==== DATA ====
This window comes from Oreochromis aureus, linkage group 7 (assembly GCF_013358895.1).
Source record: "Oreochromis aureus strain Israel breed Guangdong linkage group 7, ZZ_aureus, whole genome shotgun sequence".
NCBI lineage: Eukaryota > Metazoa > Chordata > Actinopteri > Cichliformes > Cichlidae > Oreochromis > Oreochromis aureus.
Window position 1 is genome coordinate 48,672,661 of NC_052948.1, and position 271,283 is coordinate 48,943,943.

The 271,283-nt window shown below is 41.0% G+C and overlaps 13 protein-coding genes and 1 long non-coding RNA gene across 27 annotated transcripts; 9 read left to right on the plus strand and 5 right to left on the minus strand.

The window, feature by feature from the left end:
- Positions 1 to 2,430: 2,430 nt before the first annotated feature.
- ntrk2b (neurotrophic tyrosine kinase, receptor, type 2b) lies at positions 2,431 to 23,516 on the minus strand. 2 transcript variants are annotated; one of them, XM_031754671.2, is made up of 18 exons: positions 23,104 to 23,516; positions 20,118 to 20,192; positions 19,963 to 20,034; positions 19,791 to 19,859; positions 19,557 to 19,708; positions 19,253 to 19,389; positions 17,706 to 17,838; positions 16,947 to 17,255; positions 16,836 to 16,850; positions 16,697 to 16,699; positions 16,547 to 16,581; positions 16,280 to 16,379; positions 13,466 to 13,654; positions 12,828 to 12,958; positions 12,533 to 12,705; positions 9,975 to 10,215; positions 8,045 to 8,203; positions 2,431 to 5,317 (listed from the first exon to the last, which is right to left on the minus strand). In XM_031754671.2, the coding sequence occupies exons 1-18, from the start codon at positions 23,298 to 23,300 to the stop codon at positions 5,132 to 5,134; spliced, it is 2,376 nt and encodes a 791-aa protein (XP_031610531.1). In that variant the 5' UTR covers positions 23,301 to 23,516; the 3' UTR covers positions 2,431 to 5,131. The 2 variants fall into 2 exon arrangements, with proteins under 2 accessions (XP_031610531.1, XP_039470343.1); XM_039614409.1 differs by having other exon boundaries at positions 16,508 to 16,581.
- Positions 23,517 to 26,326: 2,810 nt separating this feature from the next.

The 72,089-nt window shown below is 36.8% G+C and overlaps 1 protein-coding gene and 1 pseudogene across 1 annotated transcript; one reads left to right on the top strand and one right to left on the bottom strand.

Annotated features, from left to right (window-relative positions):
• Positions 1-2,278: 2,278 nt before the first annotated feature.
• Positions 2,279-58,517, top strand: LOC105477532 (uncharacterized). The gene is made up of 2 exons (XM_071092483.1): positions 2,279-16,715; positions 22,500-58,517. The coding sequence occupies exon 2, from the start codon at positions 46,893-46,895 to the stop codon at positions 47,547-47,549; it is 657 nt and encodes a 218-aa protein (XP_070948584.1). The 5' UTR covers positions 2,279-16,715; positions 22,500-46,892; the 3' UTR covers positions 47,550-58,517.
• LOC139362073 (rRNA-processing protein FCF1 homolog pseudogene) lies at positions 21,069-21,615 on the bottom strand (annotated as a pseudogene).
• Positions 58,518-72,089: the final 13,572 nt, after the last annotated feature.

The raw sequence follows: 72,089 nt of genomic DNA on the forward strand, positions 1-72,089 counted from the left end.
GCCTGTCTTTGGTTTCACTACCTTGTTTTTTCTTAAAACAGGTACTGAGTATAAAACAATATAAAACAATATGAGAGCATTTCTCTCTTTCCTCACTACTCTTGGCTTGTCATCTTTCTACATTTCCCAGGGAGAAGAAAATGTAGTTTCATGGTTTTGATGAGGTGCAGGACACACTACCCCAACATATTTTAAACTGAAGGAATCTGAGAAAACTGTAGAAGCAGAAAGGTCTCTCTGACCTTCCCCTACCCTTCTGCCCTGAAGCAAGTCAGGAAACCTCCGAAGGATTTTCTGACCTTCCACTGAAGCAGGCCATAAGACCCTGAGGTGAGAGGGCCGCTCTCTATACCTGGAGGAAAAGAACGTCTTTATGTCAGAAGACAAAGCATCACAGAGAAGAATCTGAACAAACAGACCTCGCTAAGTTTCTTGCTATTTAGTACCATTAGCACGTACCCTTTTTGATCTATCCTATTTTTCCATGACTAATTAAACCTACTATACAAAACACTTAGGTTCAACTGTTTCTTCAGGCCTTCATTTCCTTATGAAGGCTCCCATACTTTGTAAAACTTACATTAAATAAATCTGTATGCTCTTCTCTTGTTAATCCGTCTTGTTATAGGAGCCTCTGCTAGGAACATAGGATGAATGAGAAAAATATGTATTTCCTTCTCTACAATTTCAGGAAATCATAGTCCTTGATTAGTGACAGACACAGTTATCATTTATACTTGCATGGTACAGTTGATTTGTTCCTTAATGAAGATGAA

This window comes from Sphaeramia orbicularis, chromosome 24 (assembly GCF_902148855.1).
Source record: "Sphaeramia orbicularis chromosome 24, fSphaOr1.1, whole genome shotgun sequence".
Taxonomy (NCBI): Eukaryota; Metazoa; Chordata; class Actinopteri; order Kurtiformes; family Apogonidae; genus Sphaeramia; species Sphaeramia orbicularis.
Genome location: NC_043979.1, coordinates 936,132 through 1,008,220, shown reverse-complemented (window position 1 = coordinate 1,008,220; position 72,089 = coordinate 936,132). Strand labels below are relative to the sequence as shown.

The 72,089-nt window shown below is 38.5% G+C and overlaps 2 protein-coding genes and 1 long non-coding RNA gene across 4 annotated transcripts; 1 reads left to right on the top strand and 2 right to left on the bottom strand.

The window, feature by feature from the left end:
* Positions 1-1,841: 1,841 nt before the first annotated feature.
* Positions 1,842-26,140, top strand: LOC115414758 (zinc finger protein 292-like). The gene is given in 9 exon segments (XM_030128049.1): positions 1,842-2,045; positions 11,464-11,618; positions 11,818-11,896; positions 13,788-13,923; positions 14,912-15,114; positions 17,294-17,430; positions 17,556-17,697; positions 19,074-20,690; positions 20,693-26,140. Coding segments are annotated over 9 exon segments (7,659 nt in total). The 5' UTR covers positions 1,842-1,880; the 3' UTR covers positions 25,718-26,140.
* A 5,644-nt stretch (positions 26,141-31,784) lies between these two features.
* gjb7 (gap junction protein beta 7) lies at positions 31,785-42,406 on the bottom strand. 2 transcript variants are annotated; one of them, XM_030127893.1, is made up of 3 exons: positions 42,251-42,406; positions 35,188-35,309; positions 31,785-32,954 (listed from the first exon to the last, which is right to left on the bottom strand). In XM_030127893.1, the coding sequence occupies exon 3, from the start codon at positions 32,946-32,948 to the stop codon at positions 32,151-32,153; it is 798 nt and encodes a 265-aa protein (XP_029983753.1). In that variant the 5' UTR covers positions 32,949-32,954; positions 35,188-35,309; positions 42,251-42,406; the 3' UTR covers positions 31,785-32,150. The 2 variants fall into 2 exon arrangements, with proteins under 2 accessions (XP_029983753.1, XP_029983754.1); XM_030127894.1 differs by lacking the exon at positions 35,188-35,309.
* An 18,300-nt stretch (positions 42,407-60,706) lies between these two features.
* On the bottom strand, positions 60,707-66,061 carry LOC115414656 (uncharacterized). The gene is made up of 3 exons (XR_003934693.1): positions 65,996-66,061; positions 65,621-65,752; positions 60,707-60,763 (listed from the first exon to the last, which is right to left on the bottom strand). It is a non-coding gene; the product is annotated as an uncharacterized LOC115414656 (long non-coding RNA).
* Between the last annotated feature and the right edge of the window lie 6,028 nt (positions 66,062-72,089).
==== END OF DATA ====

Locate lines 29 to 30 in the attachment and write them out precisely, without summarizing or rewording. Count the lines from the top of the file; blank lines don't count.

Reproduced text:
* On the bottom strand, positions 60,707-66,061 carry LOC115414656 (uncharacterized). The gene is made up of 3 exons (XR_003934693.1): positions 65,996-66,061; positions 65,621-65,752; positions 60,707-60,763 (listed from the first exon to the last, which is right to left on the bottom strand). It is a non-coding gene; the product is annotated as an uncharacterized LOC115414656 (long non-coding RNA).
* Between the last annotated feature and the right edge of the window lie 6,028 nt (positions 66,062-72,089).